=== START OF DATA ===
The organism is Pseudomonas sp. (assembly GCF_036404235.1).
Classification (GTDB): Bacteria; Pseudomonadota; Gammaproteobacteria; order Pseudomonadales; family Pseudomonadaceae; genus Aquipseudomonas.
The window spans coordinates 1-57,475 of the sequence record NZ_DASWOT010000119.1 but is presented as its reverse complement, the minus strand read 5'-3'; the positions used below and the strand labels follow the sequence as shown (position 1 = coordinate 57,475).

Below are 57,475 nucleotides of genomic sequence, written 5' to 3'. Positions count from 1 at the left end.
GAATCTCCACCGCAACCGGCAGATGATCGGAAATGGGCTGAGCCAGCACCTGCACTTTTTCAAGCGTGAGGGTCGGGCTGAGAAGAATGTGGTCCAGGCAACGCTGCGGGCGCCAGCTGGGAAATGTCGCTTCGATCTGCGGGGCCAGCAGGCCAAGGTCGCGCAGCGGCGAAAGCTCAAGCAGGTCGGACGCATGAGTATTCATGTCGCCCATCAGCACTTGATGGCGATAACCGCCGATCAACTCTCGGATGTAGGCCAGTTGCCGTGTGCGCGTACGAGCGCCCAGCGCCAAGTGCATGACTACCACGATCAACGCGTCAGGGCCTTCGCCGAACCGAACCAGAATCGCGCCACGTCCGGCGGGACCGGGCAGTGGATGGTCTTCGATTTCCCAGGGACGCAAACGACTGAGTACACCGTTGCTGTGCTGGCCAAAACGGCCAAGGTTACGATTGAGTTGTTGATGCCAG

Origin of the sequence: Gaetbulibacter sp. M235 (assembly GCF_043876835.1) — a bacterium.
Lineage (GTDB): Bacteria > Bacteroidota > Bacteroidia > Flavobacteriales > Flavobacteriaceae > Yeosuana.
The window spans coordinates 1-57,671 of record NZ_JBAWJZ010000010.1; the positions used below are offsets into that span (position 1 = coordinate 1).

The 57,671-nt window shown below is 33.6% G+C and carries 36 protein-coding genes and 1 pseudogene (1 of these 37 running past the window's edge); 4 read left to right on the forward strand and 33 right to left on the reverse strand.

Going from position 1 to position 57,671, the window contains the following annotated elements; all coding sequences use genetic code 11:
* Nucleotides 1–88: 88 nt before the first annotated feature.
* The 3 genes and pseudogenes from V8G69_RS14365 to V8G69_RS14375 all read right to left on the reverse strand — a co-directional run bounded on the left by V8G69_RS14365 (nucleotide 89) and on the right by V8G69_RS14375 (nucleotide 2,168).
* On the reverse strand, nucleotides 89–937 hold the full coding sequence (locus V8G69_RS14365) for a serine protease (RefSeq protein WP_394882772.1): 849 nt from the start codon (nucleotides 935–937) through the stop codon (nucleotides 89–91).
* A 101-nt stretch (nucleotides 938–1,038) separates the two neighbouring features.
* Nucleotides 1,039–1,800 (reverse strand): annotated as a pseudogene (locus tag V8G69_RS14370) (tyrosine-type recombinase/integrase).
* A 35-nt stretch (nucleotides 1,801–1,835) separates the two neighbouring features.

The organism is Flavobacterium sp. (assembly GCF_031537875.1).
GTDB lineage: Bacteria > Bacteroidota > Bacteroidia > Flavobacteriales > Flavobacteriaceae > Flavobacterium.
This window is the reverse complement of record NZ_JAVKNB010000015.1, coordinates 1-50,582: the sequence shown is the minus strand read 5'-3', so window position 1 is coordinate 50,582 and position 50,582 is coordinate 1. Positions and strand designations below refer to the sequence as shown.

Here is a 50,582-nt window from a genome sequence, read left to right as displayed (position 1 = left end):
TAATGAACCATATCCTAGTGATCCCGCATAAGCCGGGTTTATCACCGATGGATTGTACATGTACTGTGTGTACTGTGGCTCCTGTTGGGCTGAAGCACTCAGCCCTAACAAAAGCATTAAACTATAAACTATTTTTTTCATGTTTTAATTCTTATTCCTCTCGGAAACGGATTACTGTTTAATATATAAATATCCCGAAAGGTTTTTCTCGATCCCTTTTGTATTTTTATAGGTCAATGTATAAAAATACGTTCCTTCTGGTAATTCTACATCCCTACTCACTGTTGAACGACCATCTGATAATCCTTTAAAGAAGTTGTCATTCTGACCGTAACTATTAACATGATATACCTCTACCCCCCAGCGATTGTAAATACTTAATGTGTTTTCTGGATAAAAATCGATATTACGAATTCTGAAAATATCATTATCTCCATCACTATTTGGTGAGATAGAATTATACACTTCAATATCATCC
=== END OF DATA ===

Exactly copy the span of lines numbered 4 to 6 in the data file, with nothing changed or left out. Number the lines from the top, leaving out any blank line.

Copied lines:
Below are 57,475 nucleotides of genomic sequence, written 5' to 3'. Positions count from 1 at the left end.
GAATCTCCACCGCAACCGGCAGATGATCGGAAATGGGCTGAGCCAGCACCTGCACTTTTTCAAGCGTGAGGGTCGGGCTGAGAAGAATGTGGTCCAGGCAACGCTGCGGGCGCCAGCTGGGAAATGTCGCTTCGATCTGCGGGGCCAGCAGGCCAAGGTCGCGCAGCGGCGAAAGCTCAAGCAGGTCGGACGCATGAGTATTCATGTCGCCCATCAGCACTTGATGGCGATAACCGCCGATCAACTCTCGGATGTAGGCCAGTTGCCGTGTGCGCGTACGAGCGCCCAGCGCCAAGTGCATGACTACCACGATCAACGCGTCAGGGCCTTCGCCGAACCGAACCAGAATCGCGCCACGTCCGGCGGGACCGGGCAGTGGATGGTCTTCGATTTCCCAGGGACGCAAACGACTGAGTACACCGTTGCTGTGCTGGCCAAAACGGCCAAGGTTACGATTGAGTTGTTGATGCCAG

Origin of the sequence: Gaetbulibacter sp. M235 (assembly GCF_043876835.1) — a bacterium.